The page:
Thing is, when I build the lighting, the room behind the door is dark, as it should be. But since the shadow maps are saved, even after the door opens, the room remains pitch black.

                I tried setting the BSP to accept dynamic lighting, and that didn't make any difference. Heck, I've been moving settings up and down for the past few hours and I just can't figure it out.

                Help? Much obliged!

                cc

                Edit:

                Ok, I sort of got it. But I'm worried it's way too ineffective.

                Basically, what I had to do was set all the meshes (interp actors and static ones) to receive dynamic lighting, turned off use precomputed shadows on all of them. Additionally, the interp actor had to have its light environment disabled because, for some reason, even with only one light, it still offsets the shadow (any ideas on fixing that?).

                I tried it with a BSP room and a interp-actor but I couldn't get it working because I don't know of a way to turn of precomputed shadows on the BSP (is there?).

                This work-around doesn't require a dummy static mesh, or a secondary light, but it's pretty resource intensive. Any ideas on reducing that overhead is greatly appreciated.

                Cheers!

                cc

                Comment


                  #9
                  Ok, short version:

                  1. Is there any way to control the offset of the Light Environment Shadow? It's smaller than a "Normal" shadow, even with just one light.

                  2. I don't suppose there is a way of using Light Environments on Static Meshes, is there?

                  3. Can precomputed shadows be turned off on BSP?

                  4. Is there a more efficient version of making light shine through an opening door other than:
                  a. use the dynamic channel instead of the static one and turn off "use precomputed shadows" for the room the light will shine into.
                  b. use normal shadows on the light, tick the dynamic channel and turn on "cast dynamic shadow".
                  c. turn off Light Environment on the door (interpActor), leave on "cast shadows".
                  Cheers!

                  cc

                  Comment


                    #10
                    For the dynamic light, like movable light to work properly casting shadows you need to use "Normal" shadows. On top of that for a dynamic object to react properly to this, you need to switch off it's light environment. Static objects will react as expected by default, including BSP.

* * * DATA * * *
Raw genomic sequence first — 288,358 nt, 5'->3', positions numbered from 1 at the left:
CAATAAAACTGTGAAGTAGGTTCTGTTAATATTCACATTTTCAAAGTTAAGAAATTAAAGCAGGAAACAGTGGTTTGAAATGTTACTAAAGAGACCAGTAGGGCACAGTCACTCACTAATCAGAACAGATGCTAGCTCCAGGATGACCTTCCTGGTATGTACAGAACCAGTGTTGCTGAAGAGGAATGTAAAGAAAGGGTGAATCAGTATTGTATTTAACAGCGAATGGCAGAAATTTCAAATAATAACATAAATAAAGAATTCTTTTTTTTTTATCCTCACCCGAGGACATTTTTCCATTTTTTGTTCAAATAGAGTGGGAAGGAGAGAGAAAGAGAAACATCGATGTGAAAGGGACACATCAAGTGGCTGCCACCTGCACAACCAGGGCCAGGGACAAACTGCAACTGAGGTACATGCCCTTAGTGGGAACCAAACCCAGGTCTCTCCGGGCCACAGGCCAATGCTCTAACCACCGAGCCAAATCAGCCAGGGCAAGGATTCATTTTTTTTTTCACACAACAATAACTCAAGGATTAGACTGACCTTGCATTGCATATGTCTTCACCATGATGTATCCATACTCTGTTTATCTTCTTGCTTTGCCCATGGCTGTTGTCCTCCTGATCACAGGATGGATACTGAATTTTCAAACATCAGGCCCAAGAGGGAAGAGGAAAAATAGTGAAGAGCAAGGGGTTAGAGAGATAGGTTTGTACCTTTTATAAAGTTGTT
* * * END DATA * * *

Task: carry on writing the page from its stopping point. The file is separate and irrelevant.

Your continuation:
I think when this post was first created that dominant lights were not yet implemented. I can't really remember now, but anyway, the point is that if you could, you should look at using a dominant light in stead. It'll just work by default casting all the correct shadows and doing all the correct lighting on all models no matter if it's static or dynamic.

                    Comment


                      #11
                      Originally posted by obihb View Post
                      For the dynamic light, like movable light to work properly casting shadows you need to use "Normal" shadows. On top of that for a dynamic object to react properly to this, you need to switch off it's light environment. Static objects will react as expected by default, including BSP.

                      I think when this post was first created that dominant lights were not yet implemented. I can't really remember now, but anyway, the point is that if you could, you should look at using a dominant light in stead. It'll just work by default casting all the correct shadows and doing all the correct lighting on all models no matter if it's static or dynamic.
                      Awesome!

                      Now I don't have to set my static meshes to dynamic, that sure is a step in the right direction.

                      So there's no need for a dummy static mesh or a secondary static light with this setup? I mean, it seems to work fine without. Only asking because you mentioned this in your older post.

                      I'll look into dominant lights. But from what I know of them, I won't be able to use more than one, whereas I have multiple rooms. I might split the level using streaming, if it's really required.

                      Thanks for the reply!

                      cc

                      Comment


                        #12
                        Yeah, with dominant lights you can't have them overlap models, or rather, they simply won't render more than one of the lights per model, so you can get a hard cut between lights if they did overlap.

                        But that's why I said that if it's possible for you to use dominant light and not that you should use it. The movable light will work regardless, but the dominant will be cheaper and if that works for you, then rather use that.

                        The reason I talked about hidden static mesh from the previous posts were to exclude light from bouncing through the doorway. The other guy wanted no light to get through from one room to another. The GI obviously will bounce the light through unless you block it since GI is not blocked by dynamic models. So, that's not something you'd necessarily normally do, it was a specific workaround for a specific problem.